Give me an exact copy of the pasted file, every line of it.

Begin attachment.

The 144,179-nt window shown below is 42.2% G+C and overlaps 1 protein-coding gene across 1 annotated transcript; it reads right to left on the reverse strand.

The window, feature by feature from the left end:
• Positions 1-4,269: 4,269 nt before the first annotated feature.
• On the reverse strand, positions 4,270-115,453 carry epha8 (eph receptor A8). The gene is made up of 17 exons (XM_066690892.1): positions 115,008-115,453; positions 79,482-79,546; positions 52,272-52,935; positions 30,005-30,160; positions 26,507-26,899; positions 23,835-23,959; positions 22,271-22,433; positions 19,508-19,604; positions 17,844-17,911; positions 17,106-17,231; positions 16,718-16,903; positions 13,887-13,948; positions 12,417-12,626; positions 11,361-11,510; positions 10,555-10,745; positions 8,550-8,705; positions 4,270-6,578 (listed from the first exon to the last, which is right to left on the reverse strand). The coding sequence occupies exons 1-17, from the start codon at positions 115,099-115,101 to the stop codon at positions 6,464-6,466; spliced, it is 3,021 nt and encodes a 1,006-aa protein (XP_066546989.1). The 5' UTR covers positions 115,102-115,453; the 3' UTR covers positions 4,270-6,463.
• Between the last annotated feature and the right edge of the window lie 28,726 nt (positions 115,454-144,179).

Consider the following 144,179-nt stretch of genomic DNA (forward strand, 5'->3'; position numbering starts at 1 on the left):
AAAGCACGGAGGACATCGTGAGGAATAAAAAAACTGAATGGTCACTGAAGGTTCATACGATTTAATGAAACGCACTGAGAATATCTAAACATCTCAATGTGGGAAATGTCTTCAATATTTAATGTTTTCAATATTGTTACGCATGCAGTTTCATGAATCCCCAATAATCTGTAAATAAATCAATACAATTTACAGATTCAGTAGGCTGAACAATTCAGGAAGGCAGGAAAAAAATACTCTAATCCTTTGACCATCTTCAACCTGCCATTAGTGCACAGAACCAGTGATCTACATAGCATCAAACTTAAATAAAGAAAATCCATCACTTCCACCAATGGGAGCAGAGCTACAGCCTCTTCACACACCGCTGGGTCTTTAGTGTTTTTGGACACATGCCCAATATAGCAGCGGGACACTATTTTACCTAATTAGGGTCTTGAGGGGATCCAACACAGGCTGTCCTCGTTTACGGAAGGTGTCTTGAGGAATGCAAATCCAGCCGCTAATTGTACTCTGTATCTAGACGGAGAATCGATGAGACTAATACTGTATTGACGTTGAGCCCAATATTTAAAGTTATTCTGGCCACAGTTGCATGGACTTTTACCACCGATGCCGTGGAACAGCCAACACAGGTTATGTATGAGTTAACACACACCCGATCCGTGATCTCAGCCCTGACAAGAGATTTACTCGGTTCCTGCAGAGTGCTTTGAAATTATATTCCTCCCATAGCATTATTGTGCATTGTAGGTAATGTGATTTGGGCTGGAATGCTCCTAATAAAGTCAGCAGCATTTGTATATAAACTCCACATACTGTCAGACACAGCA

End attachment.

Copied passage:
The 144,179-nt window shown below is 42.2% G+C and overlaps 1 protein-coding gene across 1 annotated transcript; it reads right to left on the reverse strand.

The window, feature by feature from the left end:
• Positions 1-4,269: 4,269 nt before the first annotated feature.
• On the reverse strand, positions 4,270-115,453 carry epha8 (eph receptor A8). The gene is made up of 17 exons (XM_066690892.1): positions 115,008-115,453; positions 79,482-79,546; positions 52,272-52,935; positions 30,005-30,160; positions 26,507-26,899; positions 23,835-23,959; positions 22,271-22,433; positions 19,508-19,604; positions 17,844-17,911; positions 17,106-17,231; positions 16,718-16,903; positions 13,887-13,948; positions 12,417-12,626; positions 11,361-11,510; positions 10,555-10,745; positions 8,550-8,705; positions 4,270-6,578 (listed from the first exon to the last, which is right to left on the reverse strand). The coding sequence occupies exons 1-17, from the start codon at positions 115,099-115,101 to the stop codon at positions 6,464-6,466; spliced, it is 3,021 nt and encodes a 1,006-aa protein (XP_066546989.1). The 5' UTR covers positions 115,102-115,453; the 3' UTR covers positions 4,270-6,463.
• Between the last annotated feature and the right edge of the window lie 28,726 nt (positions 115,454-144,179).

Consider the following 144,179-nt stretch of genomic DNA (forward strand, 5'->3'; position numbering starts at 1 on the left):
AAAGCACGGAGGACATCGTGAGGAATAAAAAAACTGAATGGTCACTGAAGGTTCATACGATTTAATGAAACGCACTGAGAATATCTAAACATCTCAATGTGGGAAATGTCTTCAATATTTAATGTTTTCAATATTGTTACGCATGCAGTTTCATGAATCCCCAATAATCTGTAAATAAATCAATACAATTTACAGATTCAGTAGGCTGAACAATTCAGGAAGGCAGGAAAAAAATACTCTAATCCTTTGACCATCTTCAACCTGCCATTAGTGCACAGAACCAGTGATCTACATAGCATCAAACTTAAATAAAGAAAATCCATCACTTCCACCAATGGGAGCAGAGCTACAGCCTCTTCACACACCGCTGGGTCTTTAGTGTTTTTGGACACATGCCCAATATAGCAGCGGGACACTATTTTACCTAATTAGGGTCTTGAGGGGATCCAACACAGGCTGTCCTCGTTTACGGAAGGTGTCTTGAGGAATGCAAATCCAGCCGCTAATTGTACTCTGTATCTAGACGGAGAATCGATGAGACTAATACTGTATTGACGTTGAGCCCAATATTTAAAGTTATTCTGGCCACAGTTGCATGGACTTTTACCACCGATGCCGTGGAACAGCCAACACAGGTTATGTATGAGTTAACACACACCCGATCCGTGATCTCAGCCCTGACAAGAGATTTACTCGGTTCCTGCAGAGTGCTTTGAAATTATATTCCTCCCATAGCATTATTGTGCATTGTAGGTAATGTGATTTGGGCTGGAATGCTCCTAATAAAGTCAGCAGCATTTGTATATAAACTCCACATACTGTCAGACACAGCA